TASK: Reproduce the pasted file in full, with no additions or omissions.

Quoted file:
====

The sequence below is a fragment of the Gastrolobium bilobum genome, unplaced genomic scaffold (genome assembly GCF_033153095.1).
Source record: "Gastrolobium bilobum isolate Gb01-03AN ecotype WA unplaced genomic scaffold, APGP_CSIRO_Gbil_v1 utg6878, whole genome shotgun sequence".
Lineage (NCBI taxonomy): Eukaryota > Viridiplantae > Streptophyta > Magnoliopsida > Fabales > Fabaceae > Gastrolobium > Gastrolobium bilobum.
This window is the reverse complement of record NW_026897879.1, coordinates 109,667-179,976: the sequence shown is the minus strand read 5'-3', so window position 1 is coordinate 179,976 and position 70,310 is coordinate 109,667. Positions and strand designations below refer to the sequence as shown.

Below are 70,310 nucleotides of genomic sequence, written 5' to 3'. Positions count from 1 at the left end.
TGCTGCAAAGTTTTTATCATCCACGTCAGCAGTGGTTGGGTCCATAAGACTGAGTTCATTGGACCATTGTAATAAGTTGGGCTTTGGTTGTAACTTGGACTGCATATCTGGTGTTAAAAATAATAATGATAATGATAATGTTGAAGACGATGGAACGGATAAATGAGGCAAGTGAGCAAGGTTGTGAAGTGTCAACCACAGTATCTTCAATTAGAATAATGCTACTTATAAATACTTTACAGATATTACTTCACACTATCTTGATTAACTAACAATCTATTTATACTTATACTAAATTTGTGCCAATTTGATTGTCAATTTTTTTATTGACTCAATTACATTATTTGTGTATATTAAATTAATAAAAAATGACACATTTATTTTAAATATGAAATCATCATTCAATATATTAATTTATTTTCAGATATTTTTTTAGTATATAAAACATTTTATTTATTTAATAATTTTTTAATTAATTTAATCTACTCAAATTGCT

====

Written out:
The sequence below is a fragment of the Gastrolobium bilobum genome, unplaced genomic scaffold (genome assembly GCF_033153095.1).
Source record: "Gastrolobium bilobum isolate Gb01-03AN ecotype WA unplaced genomic scaffold, APGP_CSIRO_Gbil_v1 utg6878, whole genome shotgun sequence".
Lineage (NCBI taxonomy): Eukaryota > Viridiplantae > Streptophyta > Magnoliopsida > Fabales > Fabaceae > Gastrolobium > Gastrolobium bilobum.
This window is the reverse complement of record NW_026897879.1, coordinates 109,667-179,976: the sequence shown is the minus strand read 5'-3', so window position 1 is coordinate 179,976 and position 70,310 is coordinate 109,667. Positions and strand designations below refer to the sequence as shown.

Below are 70,310 nucleotides of genomic sequence, written 5' to 3'. Positions count from 1 at the left end.
TGCTGCAAAGTTTTTATCATCCACGTCAGCAGTGGTTGGGTCCATAAGACTGAGTTCATTGGACCATTGTAATAAGTTGGGCTTTGGTTGTAACTTGGACTGCATATCTGGTGTTAAAAATAATAATGATAATGATAATGTTGAAGACGATGGAACGGATAAATGAGGCAAGTGAGCAAGGTTGTGAAGTGTCAACCACAGTATCTTCAATTAGAATAATGCTACTTATAAATACTTTACAGATATTACTTCACACTATCTTGATTAACTAACAATCTATTTATACTTATACTAAATTTGTGCCAATTTGATTGTCAATTTTTTTATTGACTCAATTACATTATTTGTGTATATTAAATTAATAAAAAATGACACATTTATTTTAAATATGAAATCATCATTCAATATATTAATTTATTTTCAGATATTTTTTTAGTATATAAAACATTTTATTTATTTAATAATTTTTTAATTAATTTAATCTACTCAAATTGCT